Director: Ted Post
Starring: Burt Lancaster, Craig Wasson, Jonathan Goldsmith
Ted Post liked to direct Clint Eastwood in the 60s and early 70s; I guess that would have been like directing Tom Hanks in the 90s, an almost guaranteed success and a huge crutch for any filmmaker. Rawhide, Hang ‘Em High, Magnum Force; that is some of Post’s best work, and he threw in Beneath the Planet of the Apes for good measure. But the magic would run out when Post moved toward the end of his career, and Go Tell the Spartans is definitely not an example of his prime years. Burt Lancaster and Co. couldn’t deliver a strong enough product to support the message that was being relayed, an expose on war that made its point without making the grade.
The French failed to control a volatile situation in Vietnam, and now a rebel force is fighting the Southern government, a communist regime rising up to threaten the democracies of the free world. At least, that’s how the situation was viewed by the powers that be, and the Unites States felt like it must act in order to keep the Viet Cong from taking control of Southeast Asia. Military units were sent in to support the friendly Southern government and to assist them in taking down the rebels, but the guerilla warfare of the jungles takes its toll on men not used to the grueling terrain and the ever-changing politics, proving that this budding war would be a quagmire without a discernible end.
Major Baker is in charge of a rag-tag unit deep in country, where attacks come from all angles and from the least likely of places. He recently sent a squad to control an abandoned village, a spot that could prove vital to the strategy of the war, or could simply anger the Cong and force them to annihilate the US force on grounds of principle. It’s a thankless and pointless job, sending men to their deaths fighting a war that isn’t their own, but, well, someone’s gotta do it. Baker’s men include Courcey the draftee, Oleonowski the vet, Olivetti the right hand man, and a corporal named Abraham Lincoln, all of whom will be lucky to return to base alive.
Post’s earlier work showed talent, but this late addition offers nothing other than a weakly told story about a fight we all know should never have been fought. Perhaps in 1978 the message was a bit more powerful, a veteran director painting the Vietnam War so bleakly and so pathetically, but now it simply seems like a waste of film. There isn’t a personal story here, not really, it’s more a commentary on how stupid things were there back then, on how little the military knew what they were doing and why they were doing it. Again, not an ah-ha moment anymore, the consensus seems to be that the war was one we entered without much thought and then lied about for years, so this film may have lost some of its potency over time.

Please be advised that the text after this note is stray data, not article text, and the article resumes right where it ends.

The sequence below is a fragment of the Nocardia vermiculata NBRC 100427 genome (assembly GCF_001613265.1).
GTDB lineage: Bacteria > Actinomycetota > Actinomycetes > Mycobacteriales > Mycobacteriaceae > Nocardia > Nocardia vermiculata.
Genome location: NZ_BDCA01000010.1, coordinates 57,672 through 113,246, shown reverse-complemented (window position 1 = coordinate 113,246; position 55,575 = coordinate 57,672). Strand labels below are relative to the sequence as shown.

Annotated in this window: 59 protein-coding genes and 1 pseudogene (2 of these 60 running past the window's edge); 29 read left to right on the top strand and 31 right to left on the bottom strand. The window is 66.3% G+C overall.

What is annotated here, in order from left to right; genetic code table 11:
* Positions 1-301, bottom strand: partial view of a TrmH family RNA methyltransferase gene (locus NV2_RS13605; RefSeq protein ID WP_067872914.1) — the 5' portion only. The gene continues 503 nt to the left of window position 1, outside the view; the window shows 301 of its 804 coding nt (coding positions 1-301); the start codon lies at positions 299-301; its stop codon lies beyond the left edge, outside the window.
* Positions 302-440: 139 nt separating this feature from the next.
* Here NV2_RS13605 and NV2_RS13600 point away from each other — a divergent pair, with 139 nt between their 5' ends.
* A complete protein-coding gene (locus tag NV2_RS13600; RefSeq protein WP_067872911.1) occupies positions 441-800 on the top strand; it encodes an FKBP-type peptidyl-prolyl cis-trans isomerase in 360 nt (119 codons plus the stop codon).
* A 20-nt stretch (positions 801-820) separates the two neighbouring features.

Burt Lancaster sure had; he was 65 at the time and showed every year of it, not succeeding as believable for a minute. And his dialogue might have been even worse than his presence, not that his lines were his fault, they simply fell flat on the dirty floor and lay their dying while audiences tried to understand why anyone would ever say them. The rest of the cast wasn’t much better: Craig Wasson who would go to be in A Nightmare of Elm Street 3, Marc Singer is best known for The Beastmaster, and Jonathan Goldsmith, oddly enough, would become The Most Interesting Man In The World for Dos Equis. Weird, but their performances here were ever stranger, as none of them ever got into the groove, always making the movie feel much more like a skit, not something to be taken seriously, although that was obviously the unearned objective.
Video – With an aspect ratio of 1.85:1 (Widescreen), the video quality is poor even when taking the transfer and the era into account, a grainy mistake that was shot about as well as it was performed. They tried their best to bring the war to life, and the message was heard, but the visuals along the way were either amateur or simply badly done.
Audio – The DVD was done in English, and that’s all we get as far as audio, information, languages, or subtitles. There is a bit of music to help move things along, but it’s in no way memorable. Some Vietnam movies use protest songs as a way to help audiences feel the time, but this film came from a different angle, which was probably a mistake.
Extras – The only special features are five interviews with members of the cast and crew: Ted Post, Marc Singer, Jonathan Goldsmith, Joe Unger, David Clennon.
Rent It. Go Tell the Spartans fails as a war drama, an expose, a period peek, whatever genre you want to fit it in, and there weren’t many redeeming qualities to save the day. The point was clear, I’ll give them that, but it wasn’t delivered well, and no one in the cast had the power to force the film to be any better than its low ceiling dictated very early on. Even the Spartan reference was weak and ill-used, and should probably have been left on the cutting room floor. The video is no good, the audio is nothing remarkable, and there aren’t many bonus features, so it’s best to ignore the technical aspects of this movie, since it barely has any. Best to ignore the entire project I think; there are better versions of this idea out there, and they are numerous.
☆ ☆ – Content
☆ ☆ – Video
☆ ☆ – Audio
☆ – Extras
☆ – Replay